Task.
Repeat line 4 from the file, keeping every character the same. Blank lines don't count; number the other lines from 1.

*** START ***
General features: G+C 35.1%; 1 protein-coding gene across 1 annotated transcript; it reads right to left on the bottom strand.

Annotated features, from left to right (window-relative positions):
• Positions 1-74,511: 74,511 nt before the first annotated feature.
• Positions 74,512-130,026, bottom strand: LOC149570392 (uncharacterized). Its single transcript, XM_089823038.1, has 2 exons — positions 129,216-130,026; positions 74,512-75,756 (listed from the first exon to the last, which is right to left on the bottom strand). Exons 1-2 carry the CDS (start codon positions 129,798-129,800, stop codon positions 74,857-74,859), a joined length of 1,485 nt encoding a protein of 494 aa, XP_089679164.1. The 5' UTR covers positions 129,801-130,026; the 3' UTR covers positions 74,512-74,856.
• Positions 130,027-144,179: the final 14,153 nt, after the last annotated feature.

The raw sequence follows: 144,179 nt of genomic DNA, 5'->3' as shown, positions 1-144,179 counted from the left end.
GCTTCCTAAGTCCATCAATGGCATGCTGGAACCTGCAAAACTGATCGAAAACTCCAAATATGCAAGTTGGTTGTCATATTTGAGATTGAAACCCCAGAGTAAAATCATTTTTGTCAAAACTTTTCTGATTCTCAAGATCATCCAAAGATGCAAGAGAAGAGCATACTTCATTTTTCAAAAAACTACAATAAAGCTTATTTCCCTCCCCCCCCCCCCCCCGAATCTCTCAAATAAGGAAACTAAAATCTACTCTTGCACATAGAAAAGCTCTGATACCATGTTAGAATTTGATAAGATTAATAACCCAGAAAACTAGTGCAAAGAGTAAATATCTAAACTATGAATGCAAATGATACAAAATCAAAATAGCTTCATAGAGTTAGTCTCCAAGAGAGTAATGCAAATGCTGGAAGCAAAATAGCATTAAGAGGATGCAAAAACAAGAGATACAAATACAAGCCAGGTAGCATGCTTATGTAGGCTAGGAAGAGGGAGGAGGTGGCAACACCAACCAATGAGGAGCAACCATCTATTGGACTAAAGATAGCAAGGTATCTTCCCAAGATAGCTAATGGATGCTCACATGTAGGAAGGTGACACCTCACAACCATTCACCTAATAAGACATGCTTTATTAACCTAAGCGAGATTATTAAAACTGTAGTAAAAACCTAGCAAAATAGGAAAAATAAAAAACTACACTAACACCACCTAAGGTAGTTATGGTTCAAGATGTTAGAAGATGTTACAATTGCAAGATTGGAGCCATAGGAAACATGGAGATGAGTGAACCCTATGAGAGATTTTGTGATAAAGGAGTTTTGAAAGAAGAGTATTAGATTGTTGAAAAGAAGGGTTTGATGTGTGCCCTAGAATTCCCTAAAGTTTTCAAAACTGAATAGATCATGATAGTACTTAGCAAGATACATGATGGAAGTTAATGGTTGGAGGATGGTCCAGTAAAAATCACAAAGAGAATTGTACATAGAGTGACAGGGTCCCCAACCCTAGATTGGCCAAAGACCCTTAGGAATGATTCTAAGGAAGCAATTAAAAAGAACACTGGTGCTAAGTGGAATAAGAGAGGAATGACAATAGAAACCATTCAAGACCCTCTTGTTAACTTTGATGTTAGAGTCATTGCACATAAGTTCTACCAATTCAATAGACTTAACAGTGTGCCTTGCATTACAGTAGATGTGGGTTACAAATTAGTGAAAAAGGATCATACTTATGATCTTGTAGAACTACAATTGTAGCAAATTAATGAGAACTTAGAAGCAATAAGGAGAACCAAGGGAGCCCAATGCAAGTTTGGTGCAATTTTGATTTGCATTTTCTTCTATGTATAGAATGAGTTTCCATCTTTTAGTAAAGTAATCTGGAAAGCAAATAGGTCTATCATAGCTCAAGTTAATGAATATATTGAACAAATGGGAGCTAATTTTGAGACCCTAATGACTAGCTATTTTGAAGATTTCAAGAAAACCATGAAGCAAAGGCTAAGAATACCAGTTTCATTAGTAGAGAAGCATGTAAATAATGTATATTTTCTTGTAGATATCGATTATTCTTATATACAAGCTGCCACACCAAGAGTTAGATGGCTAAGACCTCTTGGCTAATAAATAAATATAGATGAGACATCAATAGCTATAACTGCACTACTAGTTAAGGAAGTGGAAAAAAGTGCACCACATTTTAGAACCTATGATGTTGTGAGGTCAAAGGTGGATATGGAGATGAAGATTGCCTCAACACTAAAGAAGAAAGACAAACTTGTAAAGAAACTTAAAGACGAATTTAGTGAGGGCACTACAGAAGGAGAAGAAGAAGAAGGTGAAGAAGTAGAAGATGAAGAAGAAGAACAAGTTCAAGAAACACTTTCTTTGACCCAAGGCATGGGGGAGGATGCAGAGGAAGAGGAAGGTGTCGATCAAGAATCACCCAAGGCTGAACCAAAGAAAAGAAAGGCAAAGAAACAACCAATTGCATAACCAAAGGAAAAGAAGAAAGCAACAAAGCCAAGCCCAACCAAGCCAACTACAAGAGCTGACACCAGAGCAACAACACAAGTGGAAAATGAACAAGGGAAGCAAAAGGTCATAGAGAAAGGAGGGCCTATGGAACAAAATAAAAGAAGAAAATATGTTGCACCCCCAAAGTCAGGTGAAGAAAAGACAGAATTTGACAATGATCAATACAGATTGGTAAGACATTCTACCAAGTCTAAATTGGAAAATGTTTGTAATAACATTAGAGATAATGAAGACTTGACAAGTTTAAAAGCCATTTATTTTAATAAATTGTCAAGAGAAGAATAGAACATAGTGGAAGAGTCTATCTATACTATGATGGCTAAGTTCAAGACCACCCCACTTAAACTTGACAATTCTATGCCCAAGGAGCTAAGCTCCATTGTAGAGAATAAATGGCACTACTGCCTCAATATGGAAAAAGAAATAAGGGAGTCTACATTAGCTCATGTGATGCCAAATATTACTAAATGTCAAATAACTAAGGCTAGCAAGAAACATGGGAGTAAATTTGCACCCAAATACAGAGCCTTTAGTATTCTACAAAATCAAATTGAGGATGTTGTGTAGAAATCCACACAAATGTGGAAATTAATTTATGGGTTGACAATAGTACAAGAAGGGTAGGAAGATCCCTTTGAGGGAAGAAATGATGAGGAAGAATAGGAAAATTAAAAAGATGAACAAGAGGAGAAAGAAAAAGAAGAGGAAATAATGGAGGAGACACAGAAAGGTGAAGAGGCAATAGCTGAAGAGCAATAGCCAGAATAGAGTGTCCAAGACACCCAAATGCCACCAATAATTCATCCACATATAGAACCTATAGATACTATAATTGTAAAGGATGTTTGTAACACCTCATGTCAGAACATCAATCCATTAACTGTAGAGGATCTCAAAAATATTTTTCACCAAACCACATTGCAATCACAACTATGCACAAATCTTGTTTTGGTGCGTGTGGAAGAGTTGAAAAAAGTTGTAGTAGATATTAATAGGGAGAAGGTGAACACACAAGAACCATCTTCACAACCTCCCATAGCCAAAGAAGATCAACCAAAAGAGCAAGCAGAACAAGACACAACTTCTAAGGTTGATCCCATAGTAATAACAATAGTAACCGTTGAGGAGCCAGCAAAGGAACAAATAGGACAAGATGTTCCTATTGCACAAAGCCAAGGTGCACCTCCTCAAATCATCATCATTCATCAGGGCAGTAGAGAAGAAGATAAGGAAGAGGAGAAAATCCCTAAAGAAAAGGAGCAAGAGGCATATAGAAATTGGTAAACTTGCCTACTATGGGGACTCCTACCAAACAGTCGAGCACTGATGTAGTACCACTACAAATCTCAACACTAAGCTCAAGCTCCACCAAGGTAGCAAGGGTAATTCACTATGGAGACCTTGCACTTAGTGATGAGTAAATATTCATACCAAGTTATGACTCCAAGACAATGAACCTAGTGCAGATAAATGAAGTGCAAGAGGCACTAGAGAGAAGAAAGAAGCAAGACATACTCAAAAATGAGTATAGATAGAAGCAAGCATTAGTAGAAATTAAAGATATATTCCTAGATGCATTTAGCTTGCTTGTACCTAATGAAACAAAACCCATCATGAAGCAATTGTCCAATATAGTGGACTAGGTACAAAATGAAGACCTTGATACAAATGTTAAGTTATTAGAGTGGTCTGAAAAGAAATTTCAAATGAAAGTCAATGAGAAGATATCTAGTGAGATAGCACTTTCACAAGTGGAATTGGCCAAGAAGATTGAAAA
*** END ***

• Positions 74,512-130,026, bottom strand: LOC149570392 (uncharacterized). Its single transcript, XM_089823038.1, has 2 exons — positions 129,216-130,026; positions 74,512-75,756 (listed from the first exon to the last, which is right to left on the bottom strand). Exons 1-2 carry the CDS (start codon positions 129,798-129,800, stop codon positions 74,857-74,859), a joined length of 1,485 nt encoding a protein of 494 aa, XP_089679164.1. The 5' UTR covers positions 129,801-130,026; the 3' UTR covers positions 74,512-74,856.